Study DesignLiterature review
ObjectiveThe aim of this thesis is to compare the main classification systems available for classifying acute subaxial cervical spinal injury and compare their relative strengths and weaknesses, especially in their ability to guide treatment and predict prognosis.
MethodsA PICO question was formulated and used to select search terms. The search terms were used to search the online database Pubmed/Medline for English language review articles less than 10 years old. These were evaluated based on their abstracts and articles relevant to the PICO question were selected. The final 9 articles were studied and their bibliographies were searched for relevant secondary articles.
ResultsFive main classification systems for acute subaxial cervical trauma were found (Holdsworth's classification, Allen's classification, Harris' classification, the subaxial cervical spine injury classification system (SLIC) and the cervical spine injury severity score (CSISS)).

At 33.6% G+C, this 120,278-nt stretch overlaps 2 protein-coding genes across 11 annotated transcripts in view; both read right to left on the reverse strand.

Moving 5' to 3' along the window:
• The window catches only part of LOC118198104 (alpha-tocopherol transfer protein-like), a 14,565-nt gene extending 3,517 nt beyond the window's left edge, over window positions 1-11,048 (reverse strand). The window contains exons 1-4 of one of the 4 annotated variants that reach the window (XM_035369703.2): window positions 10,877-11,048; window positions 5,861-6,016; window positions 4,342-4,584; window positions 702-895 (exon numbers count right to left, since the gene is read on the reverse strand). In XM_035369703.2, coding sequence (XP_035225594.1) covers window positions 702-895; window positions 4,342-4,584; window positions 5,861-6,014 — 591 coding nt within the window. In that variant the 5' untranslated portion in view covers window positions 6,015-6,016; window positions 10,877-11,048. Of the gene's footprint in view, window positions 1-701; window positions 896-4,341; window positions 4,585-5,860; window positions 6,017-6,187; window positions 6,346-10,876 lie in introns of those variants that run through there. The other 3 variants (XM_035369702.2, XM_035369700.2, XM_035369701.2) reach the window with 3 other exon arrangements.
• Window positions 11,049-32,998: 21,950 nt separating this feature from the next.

ConclusionBy comparing the classification systems, it is evident that older classification systems (Holdsworth, Allen et al and Harris et al) have focused on the mechanisms of injury while newer classification systems (Vaccaro et al, Moore et al) have discarded this in favour of radiological findings and, in the case of Vaccaro et al, neurologic status. Comparisons of the classification systems show that there are clear advantages to the system presented by Vaccaro et al (SLIC scale) compared to previous systems because it may be used to guide treatment, however it has lower reliability and validity compared to the Allen and Harris systems. The CSISS has a higher interrater and intrarater reliability than the SLIC scale but is not suitable for guiding treatment for injuries with scores <7 and does not include neurological status. There is a need for further study and evaluation of the SLIC system to ascertain its true reliability in a clinical setting.